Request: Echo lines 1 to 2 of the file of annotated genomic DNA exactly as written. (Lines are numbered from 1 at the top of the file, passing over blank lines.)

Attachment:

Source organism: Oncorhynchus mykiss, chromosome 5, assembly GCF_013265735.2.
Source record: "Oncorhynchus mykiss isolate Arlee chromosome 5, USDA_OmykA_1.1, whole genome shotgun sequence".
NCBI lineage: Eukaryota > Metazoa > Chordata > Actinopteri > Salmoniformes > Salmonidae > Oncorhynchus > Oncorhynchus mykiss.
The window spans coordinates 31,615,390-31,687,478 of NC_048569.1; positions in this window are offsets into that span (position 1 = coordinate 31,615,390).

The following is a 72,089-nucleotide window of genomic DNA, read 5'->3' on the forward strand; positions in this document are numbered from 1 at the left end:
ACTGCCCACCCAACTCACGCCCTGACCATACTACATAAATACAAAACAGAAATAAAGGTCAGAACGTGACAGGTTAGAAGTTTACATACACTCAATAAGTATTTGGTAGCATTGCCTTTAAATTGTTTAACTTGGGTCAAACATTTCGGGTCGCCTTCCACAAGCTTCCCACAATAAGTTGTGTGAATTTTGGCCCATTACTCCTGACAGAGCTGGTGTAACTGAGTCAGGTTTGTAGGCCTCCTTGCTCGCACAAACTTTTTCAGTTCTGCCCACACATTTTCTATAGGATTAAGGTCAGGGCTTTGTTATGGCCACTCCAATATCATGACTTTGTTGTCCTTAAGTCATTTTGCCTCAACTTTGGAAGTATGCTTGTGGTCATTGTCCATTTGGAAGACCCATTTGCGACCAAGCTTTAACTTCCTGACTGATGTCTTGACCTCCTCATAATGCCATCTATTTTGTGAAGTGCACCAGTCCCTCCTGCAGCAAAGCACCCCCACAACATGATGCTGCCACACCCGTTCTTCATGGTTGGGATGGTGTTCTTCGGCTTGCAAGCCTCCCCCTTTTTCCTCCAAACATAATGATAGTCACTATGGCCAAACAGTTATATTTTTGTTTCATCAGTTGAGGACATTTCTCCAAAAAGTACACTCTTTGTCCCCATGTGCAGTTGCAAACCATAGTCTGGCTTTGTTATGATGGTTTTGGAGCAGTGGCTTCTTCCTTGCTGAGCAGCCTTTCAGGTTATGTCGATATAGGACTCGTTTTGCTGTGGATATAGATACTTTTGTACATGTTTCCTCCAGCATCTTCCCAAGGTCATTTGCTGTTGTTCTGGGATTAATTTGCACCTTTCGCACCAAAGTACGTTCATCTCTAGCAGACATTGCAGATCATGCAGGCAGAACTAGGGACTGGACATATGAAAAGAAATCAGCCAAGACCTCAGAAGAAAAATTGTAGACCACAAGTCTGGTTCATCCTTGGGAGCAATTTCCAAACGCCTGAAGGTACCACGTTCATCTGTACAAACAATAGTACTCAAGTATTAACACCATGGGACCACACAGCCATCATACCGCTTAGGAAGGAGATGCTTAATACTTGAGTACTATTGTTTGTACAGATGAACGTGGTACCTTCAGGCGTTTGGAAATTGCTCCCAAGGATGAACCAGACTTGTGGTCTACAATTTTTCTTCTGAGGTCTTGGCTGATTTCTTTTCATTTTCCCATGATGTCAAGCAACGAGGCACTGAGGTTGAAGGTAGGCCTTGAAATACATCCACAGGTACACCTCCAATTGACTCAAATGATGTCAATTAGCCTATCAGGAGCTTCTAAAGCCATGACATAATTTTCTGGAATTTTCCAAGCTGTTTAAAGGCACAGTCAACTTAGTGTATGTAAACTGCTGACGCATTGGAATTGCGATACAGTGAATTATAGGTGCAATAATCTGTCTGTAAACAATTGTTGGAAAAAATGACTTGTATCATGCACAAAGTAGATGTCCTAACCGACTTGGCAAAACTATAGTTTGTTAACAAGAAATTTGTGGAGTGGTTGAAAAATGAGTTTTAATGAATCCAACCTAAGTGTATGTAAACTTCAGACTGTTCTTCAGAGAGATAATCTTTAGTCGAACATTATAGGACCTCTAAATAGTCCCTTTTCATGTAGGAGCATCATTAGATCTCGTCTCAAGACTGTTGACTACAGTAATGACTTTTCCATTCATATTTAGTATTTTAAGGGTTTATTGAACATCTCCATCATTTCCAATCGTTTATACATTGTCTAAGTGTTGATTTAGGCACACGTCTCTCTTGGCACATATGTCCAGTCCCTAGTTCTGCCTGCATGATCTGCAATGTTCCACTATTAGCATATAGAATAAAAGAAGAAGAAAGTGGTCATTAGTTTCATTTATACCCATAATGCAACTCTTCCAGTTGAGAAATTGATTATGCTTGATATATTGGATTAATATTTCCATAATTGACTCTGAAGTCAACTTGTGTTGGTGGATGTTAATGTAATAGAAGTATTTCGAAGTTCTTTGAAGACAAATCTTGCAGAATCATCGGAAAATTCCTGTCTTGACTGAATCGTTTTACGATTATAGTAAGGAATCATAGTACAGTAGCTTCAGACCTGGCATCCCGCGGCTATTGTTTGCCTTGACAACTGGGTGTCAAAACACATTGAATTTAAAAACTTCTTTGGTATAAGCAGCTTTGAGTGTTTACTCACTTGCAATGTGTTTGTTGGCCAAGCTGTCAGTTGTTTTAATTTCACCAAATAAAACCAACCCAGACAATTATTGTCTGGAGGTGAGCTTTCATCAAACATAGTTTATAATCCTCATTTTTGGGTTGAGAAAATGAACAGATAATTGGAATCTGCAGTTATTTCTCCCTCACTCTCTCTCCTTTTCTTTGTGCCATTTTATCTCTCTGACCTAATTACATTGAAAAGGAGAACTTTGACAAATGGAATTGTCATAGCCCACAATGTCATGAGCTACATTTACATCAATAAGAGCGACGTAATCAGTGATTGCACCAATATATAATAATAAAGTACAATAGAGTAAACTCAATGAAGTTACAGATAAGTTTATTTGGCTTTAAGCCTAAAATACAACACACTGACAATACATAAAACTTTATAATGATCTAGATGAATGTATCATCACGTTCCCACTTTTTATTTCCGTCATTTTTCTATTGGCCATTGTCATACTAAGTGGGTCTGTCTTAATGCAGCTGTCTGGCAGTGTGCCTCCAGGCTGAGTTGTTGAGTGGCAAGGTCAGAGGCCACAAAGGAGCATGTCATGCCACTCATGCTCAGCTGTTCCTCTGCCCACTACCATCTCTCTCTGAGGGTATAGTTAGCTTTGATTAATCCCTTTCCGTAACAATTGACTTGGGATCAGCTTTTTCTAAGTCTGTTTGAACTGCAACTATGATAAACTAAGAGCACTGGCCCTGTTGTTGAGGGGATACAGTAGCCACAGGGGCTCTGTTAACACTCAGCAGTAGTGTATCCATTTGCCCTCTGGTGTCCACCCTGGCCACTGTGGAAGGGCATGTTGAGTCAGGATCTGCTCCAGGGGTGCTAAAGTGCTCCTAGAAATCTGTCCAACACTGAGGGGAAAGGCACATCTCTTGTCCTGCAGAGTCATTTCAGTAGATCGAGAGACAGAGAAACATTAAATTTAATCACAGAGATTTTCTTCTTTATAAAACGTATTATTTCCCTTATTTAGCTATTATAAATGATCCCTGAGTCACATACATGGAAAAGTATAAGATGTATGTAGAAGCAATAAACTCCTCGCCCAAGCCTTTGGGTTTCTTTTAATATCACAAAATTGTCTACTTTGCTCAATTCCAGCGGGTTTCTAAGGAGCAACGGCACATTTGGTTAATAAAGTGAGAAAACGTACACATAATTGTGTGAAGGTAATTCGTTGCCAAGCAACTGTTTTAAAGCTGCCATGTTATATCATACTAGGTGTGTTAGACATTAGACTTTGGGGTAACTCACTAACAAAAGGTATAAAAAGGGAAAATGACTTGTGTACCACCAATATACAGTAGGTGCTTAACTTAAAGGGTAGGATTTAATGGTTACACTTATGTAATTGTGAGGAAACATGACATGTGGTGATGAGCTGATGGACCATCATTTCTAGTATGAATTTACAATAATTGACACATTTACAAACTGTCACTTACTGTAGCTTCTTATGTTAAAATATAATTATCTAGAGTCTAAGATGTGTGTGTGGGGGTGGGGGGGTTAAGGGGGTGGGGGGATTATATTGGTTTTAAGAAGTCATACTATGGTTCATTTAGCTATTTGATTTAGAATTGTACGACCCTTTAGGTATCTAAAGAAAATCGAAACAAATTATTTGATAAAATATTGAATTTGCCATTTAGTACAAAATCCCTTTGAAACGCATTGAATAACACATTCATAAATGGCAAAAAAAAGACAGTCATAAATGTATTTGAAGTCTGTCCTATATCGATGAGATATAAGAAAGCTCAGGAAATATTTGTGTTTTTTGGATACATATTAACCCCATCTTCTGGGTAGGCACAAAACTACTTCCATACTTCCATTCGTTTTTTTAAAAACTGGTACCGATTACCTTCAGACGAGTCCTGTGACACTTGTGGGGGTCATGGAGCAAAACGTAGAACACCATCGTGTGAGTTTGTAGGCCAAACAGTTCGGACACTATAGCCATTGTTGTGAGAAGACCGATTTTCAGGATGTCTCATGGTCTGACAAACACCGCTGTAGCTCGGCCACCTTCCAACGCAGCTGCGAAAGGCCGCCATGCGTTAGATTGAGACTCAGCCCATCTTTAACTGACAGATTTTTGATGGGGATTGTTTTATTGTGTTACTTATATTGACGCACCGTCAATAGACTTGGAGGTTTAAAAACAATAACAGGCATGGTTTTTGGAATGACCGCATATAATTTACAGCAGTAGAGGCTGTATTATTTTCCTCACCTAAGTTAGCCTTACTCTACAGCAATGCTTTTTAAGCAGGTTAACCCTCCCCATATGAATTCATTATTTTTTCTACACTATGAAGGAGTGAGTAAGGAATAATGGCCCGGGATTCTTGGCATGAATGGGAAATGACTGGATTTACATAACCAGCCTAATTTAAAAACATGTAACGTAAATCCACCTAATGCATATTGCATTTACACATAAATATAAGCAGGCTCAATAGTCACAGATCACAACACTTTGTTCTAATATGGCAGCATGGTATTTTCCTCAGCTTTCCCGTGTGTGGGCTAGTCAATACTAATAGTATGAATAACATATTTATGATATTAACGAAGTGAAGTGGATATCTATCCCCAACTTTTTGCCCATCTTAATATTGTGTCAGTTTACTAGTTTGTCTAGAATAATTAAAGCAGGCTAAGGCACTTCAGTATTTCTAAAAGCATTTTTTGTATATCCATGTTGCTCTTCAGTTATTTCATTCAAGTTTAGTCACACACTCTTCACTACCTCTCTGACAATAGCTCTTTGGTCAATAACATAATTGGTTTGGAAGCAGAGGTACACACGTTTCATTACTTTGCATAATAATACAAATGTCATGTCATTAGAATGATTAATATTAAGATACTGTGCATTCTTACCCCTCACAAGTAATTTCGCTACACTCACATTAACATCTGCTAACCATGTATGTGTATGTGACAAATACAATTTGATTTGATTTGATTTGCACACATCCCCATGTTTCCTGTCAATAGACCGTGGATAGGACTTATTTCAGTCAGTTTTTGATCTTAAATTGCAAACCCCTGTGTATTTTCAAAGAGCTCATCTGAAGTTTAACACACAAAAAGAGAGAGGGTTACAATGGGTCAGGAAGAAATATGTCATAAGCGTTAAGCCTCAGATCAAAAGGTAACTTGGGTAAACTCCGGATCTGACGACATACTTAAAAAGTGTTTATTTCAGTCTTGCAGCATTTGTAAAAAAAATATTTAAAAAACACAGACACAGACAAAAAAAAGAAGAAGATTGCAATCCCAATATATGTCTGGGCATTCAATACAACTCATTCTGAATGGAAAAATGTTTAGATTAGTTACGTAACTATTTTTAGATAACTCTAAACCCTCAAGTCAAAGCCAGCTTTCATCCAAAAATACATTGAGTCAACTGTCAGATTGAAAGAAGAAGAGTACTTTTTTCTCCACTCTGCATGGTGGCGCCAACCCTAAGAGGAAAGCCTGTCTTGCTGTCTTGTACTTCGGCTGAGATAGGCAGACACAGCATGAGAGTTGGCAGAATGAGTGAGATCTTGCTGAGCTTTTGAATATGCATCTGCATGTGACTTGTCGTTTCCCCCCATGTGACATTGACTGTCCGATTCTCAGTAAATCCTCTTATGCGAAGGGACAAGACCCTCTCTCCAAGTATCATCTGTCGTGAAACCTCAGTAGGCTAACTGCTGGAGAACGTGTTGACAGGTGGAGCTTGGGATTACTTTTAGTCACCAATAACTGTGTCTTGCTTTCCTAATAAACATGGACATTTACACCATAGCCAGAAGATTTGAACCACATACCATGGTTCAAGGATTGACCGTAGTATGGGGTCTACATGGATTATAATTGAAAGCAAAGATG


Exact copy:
Source organism: Oncorhynchus mykiss, chromosome 5, assembly GCF_013265735.2.
Source record: "Oncorhynchus mykiss isolate Arlee chromosome 5, USDA_OmykA_1.1, whole genome shotgun sequence".